US 2972872 A
Description (OCR text may contain errors)
Feb. 28, 1961 J. J. KUPKA 2,972,872
' CONCRETE PILE' FORM Filed Jan. 17, 1958 s Sheets-Sheet 1 Feb. 28, 1961 J. J. KUPKA 2,972,872
CONCRETE PILE FORM FiledJan. 17, 1958 5 Sheets-Sheet .2
cfay/v IMP/m Feb. 28, 1961 4 J, J KUPKA 2,972,872
- CONCRETE PILE FORM Filed Jan. 17, 1958 1 3 Sheets-Sheet 5 13 Claims. (Cl. 61-,-53.52)
The invention herein disclosed relates to the construction of forms for concrete piles.
These forms have consisted usually of an outer shell which is left in the ground and an expansible core which is used to drive the shell and then contracted and removed to permit the shell being filled with the concrete which is to constitute the body of the pile.
The expansible cores have usually been made up of segments and the expansion eflected by spreading or separating these segments. As a result of such expansion, the shell is engaged at spaced points or areas defined by the extent of the separated segments. The driving of the form through the medium of these separate segments has definite disadvantages and it is an object of this invention to overcome and eliminate such disadvantages.
Accordingly, the present invention involves the utilization of a tubular driving element insertable within the shell, split longitudinally to render it expansible and .contractable, this split tubular member engaging a driving head at the lower end and engageable by the driving harnmer at the upper end so as to carry the full driving load independently of any spreading or contracting mechanism and the mechanism for effecting expansion and contraction of the split tubular driving member being located Within that member and operable one way or the other through lowering and lifting connections made with the hammer. a
To eliect practically continuous driving connectionrbetween the split tubular member and shell, the tube may be wrapped with a layer of elastic rubber-like material which will provide practically continuous gripping connection between the two and serve also as a closure over the split in the tube.
Other desirable objects attained by the invention and,
further novel features of construction, combination and relation of parts are set forth or will appear in the course of the following specification. Y
The drawings accompanying and. forming part of the specification illustrate a present, practical embodiment of the invention. Structure, however, may be modified and changed within the true intent and scope of the invention as hereinafter defined and claimed.
Fig. l in the drawings is a broken longitudinal sectional view of a concrete pile form incorporating the invention, showing theexpanding bar in its upper position with the split drive tube in contracted relation, free or releasable from the shell. a
Fig. 2 is an enlarged broken sectional view of the upper end portion of the form showing the anvil of the hammer lowered in driving engagement with the upper end of the tube after having forced the expanding bar downwardtoexpand the split tube into gripping engagement with the shell.
Figs. 3 and 4 are enlarged cross-sectional views on substantially the plane of line 34 of Fig. 1, showing one of the toggles in contracted and expanding positions, respectively.
Figs. 5 and 6 are broken front elevation and part sectional views of the shell and collapsible core members of the form. 7
Fig. 7 is a horizontal sectional view of the upper end of the core frame on substantially the plane of line 77 I end of the core trame'on substantially the plane of line 88 of Fig. 7. I I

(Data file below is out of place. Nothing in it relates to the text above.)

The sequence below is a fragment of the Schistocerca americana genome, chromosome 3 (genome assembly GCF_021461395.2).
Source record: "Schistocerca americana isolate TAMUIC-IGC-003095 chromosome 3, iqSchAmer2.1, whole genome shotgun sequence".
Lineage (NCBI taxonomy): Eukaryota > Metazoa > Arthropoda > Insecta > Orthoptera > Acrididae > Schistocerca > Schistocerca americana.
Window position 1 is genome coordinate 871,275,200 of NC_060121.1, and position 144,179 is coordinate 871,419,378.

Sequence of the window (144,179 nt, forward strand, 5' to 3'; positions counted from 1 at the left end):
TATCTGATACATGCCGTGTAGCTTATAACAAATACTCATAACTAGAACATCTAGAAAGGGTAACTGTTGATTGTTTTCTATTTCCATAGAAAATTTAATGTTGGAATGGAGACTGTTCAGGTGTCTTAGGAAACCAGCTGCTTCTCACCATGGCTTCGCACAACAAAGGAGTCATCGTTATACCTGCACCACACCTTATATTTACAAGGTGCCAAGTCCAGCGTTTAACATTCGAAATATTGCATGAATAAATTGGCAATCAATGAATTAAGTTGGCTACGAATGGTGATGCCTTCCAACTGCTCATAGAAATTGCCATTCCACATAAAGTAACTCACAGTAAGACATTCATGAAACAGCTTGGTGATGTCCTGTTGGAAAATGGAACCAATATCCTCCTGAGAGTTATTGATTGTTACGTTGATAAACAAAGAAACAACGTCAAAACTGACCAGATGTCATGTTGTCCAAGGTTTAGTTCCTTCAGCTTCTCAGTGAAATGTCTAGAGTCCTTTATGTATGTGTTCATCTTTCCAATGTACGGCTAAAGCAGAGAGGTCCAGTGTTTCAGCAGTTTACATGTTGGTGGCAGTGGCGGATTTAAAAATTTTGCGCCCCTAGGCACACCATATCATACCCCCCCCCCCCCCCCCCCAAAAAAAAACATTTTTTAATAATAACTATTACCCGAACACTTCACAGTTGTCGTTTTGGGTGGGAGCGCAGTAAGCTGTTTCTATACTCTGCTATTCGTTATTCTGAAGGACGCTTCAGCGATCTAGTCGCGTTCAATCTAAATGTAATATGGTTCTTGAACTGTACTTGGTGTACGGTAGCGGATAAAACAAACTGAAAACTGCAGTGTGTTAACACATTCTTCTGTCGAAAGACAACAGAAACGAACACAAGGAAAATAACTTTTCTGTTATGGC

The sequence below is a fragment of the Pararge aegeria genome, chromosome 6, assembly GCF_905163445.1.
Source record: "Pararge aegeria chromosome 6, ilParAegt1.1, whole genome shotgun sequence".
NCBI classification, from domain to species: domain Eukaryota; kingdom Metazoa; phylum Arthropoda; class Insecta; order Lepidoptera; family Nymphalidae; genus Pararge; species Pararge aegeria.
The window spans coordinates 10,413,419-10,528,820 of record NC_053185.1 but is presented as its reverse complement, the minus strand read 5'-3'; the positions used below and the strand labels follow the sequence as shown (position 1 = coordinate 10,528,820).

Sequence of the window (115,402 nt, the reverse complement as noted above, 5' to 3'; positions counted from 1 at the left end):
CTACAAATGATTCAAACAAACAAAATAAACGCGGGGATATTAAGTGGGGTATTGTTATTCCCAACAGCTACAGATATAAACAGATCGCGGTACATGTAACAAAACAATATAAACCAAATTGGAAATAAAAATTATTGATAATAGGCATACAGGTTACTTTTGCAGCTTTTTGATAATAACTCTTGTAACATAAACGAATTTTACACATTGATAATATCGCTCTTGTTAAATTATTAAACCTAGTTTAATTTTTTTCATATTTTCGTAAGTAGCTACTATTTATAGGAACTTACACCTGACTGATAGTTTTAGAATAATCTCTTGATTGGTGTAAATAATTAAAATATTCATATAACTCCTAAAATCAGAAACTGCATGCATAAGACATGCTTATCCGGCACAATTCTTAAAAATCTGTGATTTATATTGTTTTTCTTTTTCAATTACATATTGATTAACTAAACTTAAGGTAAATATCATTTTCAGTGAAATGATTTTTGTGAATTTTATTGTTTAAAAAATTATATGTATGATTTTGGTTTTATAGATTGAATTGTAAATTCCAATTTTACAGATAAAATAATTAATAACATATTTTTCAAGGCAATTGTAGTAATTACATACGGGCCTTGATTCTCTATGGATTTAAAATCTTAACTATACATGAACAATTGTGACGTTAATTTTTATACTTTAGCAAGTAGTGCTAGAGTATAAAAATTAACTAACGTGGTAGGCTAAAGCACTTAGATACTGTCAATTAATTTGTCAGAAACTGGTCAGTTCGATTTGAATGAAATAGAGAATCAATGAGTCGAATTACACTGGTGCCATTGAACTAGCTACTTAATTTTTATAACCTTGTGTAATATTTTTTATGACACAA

The shell, whichin the end constitutes the actual form for the concrete, is shown at 10 as a helically corrugated sheetmetal structure having a hollow driving point 11 at the lower end and open at the upper end. Since, according'to the present invention, this is interiorly reinforced substantially throughout, it may be a relatively light, inexpensive,tubular member.
The expansible and contractable core or mandrel comprises a cylindrical tube 12 of light but durable spring steel capable of carrying the driving load and split longitudinally as indicated at 13 to render it expansible under internal pressure and self-contracting on release of expanding pressure.v To make engagement between the inner expansible member and outer surrounding shell as nearly complete as possible, the split tube is shown as covered by helical winding 14, Fig. 6, of rubber or composition tape which, as indicated in Fig. 2, will squeeze into and around the convolutions in the helically corrugated shell under expanding pressure of the split tube.
While the full length of the shell is subjected to the driving effort, the main force is applied to the conical driving head or point 15, Fig. 1, which fits within the hollow driving point 11 of the shell and which has an annular shoulder 16 engaged by the lower end of the tube. The upper end of the tube is shown left exposed to be engaged by and take the full impact of the anvil 17, Fig. l, of the hammer. I
The hammer is not shown since it may be of any usual or special design. It is, however, in the present illustration of special construction in that the anvil 17 is made to cooperate with'the core for hoisting, expanding and contracting the same. a
Fig. 1 shows this anvil as having a center conical socket 18 in the bottom of the same, opening through a circular passage 19 into an enlarged chamber 20 and thus providing an annular shoulder 21 for the companion core supporting hooks 22. Also, as shown in Fig. l, the anvil has a beveled contour 23 about the center socket for guiding it into the open upper end of the core tube and a surrounding annular shoulder 24 for seating it in driving engagement on the upper end of the tube.
The suspension hooks 22 are shown pivotally mounted at 25 on the upper end of a pull bar or link 26, longitudinally shiftable in the core and as having their lower ends below the pivot center connected by a spring 27 for spreading the hooks into engagement over the supporting shoulder 21.
The book carrying bar 26 is shown as shiftably guided in a frame made up of oppositely disposed channels 28, 29, bolted at 30, Fig. 1, to opposite sides of a projection 31 rising from the driving point 15.